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Make Your Diet More Effective with
A Little Something Before Meals
There are all sorts of appetite reduction tips that I hear from my patients. Some swear by chewing gum to reduce their appetite, although at least one study indicates that it doesn't actually affect appetite.
Being Careful with Alcohol
Last week's column about being prepared for the cocktail or holiday party resulted in a lot of questions about alcohol and drinking. While we know that drinking can be beneficial, it can also cause many health issues. About 2 drinks a day on average for men and 1 per day for women has been shown to be favorable, but binge drinking can cause more health problems than balanced consumption.
Dieting? Spicy Foods May Help
People ask me this all the time: "Is it true that eating spicy foods raises your metabolism?"
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Patients have been asking me for years if drinking water would help them lose weight. While I certainly recommend that people switch from sodas (diet or regular) to drinking water, coffee, or tea, there hasn't been a whole lot of evidence for a link between drinking water and weight loss alone.
What evidence we do have suggests that drinking a glass of water before meals is likely to lead you to eat less. The problem is that the studies are of fairly short duration and include a small number of people. One study involved less than 50 people following a reduced-calorie diet for 12 weeks. Those who drank two cups of water (that's 16 ounces) before meals lost more weight than those who did not drink the water. A similar study of 64 people found that those who had a little something before their meal, either a glass of water, a glass of grapefruit juice, or an equivalent amount of actual grapefruit, lost weight more quickly than those who did not have that "preload" - even though they were consuming the same number of calories regardless of water, juice, or fruit intake.
Fortunately a team in Germany just published a review study in the American Journal of Clinical Nutrition (2013;98(2):282-99) that seeks to add power to the studies we do have. (Recall that these systematic reviews collect many smaller studies into one larger study.) After analyzing the methods and results in 11 original studies and 2 other systematic reviews, their pool of participants included over 20,000 people. The results, however, were mixed.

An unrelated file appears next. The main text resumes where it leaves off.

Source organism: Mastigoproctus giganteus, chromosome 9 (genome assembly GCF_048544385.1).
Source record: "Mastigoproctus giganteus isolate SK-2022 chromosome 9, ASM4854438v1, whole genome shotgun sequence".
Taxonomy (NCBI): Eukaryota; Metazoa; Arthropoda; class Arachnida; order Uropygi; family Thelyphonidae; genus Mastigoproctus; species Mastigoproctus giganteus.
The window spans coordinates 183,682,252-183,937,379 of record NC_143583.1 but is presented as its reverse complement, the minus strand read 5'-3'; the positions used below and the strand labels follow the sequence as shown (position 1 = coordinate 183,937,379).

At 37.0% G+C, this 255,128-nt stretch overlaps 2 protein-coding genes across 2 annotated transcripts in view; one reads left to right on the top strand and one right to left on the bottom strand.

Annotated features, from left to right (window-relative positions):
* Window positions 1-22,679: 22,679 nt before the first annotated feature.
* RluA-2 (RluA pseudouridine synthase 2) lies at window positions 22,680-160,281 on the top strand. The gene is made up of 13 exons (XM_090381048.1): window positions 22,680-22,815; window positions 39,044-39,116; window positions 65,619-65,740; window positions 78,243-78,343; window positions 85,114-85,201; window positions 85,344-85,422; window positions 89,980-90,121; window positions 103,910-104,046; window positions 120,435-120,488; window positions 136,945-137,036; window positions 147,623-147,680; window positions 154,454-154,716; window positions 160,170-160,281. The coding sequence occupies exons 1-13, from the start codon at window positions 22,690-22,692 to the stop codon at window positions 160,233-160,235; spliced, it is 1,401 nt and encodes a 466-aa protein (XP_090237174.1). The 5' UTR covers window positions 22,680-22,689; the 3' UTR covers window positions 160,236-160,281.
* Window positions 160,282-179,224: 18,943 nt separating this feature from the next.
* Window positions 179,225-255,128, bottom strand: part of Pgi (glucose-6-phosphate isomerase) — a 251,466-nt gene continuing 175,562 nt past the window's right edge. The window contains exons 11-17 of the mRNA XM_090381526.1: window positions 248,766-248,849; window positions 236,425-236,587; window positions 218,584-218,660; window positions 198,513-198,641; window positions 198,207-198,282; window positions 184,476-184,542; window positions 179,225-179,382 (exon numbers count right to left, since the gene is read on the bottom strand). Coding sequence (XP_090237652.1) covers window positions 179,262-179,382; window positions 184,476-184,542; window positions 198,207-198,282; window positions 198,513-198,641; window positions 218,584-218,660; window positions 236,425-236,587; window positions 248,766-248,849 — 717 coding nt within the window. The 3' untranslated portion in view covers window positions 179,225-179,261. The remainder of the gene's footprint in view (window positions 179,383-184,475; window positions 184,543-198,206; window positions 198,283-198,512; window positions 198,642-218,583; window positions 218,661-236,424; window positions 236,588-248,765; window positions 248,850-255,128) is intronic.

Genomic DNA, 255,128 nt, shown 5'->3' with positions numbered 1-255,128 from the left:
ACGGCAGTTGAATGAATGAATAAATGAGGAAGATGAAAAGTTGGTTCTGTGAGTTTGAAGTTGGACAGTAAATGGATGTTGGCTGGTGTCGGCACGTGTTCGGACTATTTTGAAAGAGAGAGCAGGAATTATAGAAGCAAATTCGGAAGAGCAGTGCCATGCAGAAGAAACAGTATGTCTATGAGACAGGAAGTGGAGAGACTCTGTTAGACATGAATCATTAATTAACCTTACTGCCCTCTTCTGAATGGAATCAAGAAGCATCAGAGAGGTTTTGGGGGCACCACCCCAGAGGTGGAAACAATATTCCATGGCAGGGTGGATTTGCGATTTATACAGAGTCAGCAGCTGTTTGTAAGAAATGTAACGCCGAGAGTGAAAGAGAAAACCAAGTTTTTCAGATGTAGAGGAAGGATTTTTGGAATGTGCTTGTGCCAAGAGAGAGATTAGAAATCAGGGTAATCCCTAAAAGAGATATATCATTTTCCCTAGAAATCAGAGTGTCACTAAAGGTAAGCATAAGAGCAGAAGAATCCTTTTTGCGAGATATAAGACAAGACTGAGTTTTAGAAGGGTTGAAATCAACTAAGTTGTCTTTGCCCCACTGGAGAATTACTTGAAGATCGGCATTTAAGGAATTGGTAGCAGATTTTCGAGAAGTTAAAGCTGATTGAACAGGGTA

Three of the studies included in the review suggested that drinking water would help reduce body weight in those who were either actively trying to lose weight or maintain weight already lost. Other studies yielded contradicting results, especially those studies that included people who were of normal weight and those who were overweight.
Almost all of the studies included in the review were not of the best quality: six of the studies were cross-sectional, meaning they were a snapshot in time as opposed to following people over time. Even worse, some of the studies were funded by beverage companies, who would have a vested interest in selling bottled water.
What this really means is that more studies need to be done, but doing those kind of long-term interventional studies is tough and expensive. Try getting a few hundred of your friends to go on a diet with you for a few months and you get the idea of how difficult these studies are to perform. Until then we'll work with what studies we have, the best of which indicate that drinking water, especially before meals, can help you lose weight in combination with controlling calories.
First posted: August 7, 2013